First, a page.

emergence, nonselective herbicide with a unique mode of action. This bio-herbicide has shown some selectivity when applied to corn postemergence, Marrone says. MBI has also been working on a bio-nematicide with broad-spectrum control, which is expected to be a good fit in row-crop production, having shown activity against soybean cyst nematode.
Becker Underwood 
BASF’s acquisition of Becker Underwood was completed in November. Becker Underwood’s biologicals, polymers and seed colorants complements BASF’s crop protection product line.
The EPA currently is evaluating several Becker Underwood biologicals, and registrations for some could be issued later this year, says Russ Berndt, product manager, Becker Underwood.
Meanwhile, the company has continued to test Vault HP, a combination biofungicide and growth stimulant for soybeans. In independent trials over the last three years, it has helped improve yield on average by 4 bu./acre over non-inoculated seed.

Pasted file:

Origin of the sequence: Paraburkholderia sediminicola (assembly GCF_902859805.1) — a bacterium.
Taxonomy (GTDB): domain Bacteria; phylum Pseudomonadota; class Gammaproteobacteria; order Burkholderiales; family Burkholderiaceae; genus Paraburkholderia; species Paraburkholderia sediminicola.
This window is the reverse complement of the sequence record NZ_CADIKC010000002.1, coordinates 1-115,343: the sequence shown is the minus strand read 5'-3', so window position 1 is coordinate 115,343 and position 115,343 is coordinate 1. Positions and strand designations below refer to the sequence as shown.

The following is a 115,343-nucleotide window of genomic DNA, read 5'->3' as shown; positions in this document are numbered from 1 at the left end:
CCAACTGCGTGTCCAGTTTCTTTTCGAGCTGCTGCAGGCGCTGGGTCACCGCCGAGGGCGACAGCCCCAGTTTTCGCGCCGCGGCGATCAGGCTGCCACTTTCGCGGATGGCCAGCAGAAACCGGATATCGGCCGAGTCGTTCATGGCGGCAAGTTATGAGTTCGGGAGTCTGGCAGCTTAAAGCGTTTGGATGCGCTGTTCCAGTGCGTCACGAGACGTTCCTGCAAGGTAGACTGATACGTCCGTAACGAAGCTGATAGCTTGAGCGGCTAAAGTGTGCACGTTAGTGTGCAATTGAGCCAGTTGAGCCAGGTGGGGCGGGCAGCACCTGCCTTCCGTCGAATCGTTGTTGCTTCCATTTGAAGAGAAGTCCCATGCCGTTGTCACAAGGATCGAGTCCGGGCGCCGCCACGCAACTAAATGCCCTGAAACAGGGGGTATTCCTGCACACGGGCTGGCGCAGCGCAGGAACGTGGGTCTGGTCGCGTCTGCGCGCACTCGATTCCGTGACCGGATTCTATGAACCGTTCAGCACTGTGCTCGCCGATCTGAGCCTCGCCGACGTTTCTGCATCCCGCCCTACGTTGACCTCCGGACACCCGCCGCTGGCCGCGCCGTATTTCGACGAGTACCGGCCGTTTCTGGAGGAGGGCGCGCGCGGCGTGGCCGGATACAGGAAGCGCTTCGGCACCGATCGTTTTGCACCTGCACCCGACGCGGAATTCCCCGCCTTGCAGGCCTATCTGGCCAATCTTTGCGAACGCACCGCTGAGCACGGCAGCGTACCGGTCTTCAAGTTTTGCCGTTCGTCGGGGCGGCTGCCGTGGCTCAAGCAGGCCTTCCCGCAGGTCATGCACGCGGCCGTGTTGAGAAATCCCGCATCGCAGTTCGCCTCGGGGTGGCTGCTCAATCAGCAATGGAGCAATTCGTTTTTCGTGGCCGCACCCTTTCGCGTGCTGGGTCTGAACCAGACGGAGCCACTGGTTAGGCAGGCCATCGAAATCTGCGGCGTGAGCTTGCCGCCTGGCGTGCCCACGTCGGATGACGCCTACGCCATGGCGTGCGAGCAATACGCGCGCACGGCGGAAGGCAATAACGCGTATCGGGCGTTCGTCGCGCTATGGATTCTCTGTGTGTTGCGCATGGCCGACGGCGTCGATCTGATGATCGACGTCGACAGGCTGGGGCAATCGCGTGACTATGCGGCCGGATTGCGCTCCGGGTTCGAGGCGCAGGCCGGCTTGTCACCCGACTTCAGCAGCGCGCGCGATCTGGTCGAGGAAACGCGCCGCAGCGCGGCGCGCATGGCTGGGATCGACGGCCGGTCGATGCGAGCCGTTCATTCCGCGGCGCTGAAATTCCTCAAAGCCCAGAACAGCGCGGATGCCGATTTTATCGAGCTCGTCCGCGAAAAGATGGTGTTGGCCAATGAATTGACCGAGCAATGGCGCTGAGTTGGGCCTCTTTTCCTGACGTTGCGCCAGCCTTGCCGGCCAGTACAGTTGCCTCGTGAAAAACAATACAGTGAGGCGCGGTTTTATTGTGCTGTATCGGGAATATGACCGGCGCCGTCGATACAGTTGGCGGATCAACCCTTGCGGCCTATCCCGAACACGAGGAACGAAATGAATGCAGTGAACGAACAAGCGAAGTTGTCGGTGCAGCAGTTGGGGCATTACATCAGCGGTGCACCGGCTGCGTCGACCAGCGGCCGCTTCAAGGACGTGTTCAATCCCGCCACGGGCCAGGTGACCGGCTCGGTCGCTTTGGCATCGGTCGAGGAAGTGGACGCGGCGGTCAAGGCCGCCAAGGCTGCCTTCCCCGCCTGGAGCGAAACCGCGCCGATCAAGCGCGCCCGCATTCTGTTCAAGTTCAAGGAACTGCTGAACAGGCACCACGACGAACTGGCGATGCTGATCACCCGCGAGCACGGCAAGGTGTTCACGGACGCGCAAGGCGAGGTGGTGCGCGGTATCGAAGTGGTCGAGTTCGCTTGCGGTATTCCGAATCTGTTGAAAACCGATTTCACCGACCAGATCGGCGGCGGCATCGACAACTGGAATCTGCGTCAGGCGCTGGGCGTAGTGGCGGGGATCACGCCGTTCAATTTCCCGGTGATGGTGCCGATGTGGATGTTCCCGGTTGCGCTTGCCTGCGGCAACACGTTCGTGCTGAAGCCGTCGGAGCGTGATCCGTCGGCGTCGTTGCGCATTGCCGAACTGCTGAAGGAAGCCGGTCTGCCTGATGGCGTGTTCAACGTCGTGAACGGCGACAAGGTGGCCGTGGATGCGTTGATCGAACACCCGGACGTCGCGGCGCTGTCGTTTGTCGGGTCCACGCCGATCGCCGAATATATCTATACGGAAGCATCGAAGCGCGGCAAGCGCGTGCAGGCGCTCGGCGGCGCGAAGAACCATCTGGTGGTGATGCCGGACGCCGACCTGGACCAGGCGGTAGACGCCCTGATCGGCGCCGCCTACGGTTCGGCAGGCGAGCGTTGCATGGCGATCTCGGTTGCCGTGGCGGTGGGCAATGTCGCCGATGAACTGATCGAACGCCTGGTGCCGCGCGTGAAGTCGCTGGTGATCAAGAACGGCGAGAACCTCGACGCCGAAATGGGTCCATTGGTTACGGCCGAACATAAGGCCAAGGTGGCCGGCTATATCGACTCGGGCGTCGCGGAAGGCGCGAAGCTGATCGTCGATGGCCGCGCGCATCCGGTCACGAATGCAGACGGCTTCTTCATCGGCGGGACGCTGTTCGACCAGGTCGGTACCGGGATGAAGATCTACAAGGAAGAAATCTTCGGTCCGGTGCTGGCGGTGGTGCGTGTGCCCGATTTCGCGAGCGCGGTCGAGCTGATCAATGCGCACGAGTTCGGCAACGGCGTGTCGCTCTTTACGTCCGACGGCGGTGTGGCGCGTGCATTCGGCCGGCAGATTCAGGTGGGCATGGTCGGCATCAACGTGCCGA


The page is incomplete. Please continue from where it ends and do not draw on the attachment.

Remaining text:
Vault HP contains rhizobia which, as living microorganisms, need oxygen to survive. An important aspect, therefore, is a biological’s viable shelf life. Berndt points out that Becker Underwood has a packaging system to help extend the life of rhizobia. This packaging includes a gas-permeable interior lining and small exterior openings that allow oxygen to reach the product.
Meanwhile, TerraMax, Bloomington, Minn., has been able to extend shelf life of its Azospirillum product for corn, using a unique stabilizing process and media. “The average life of Azospirillum stored in packages is 18 to 24 months,” says Doug Kremer, CEO, TerraMax. This process also is used in soybean inoculant production.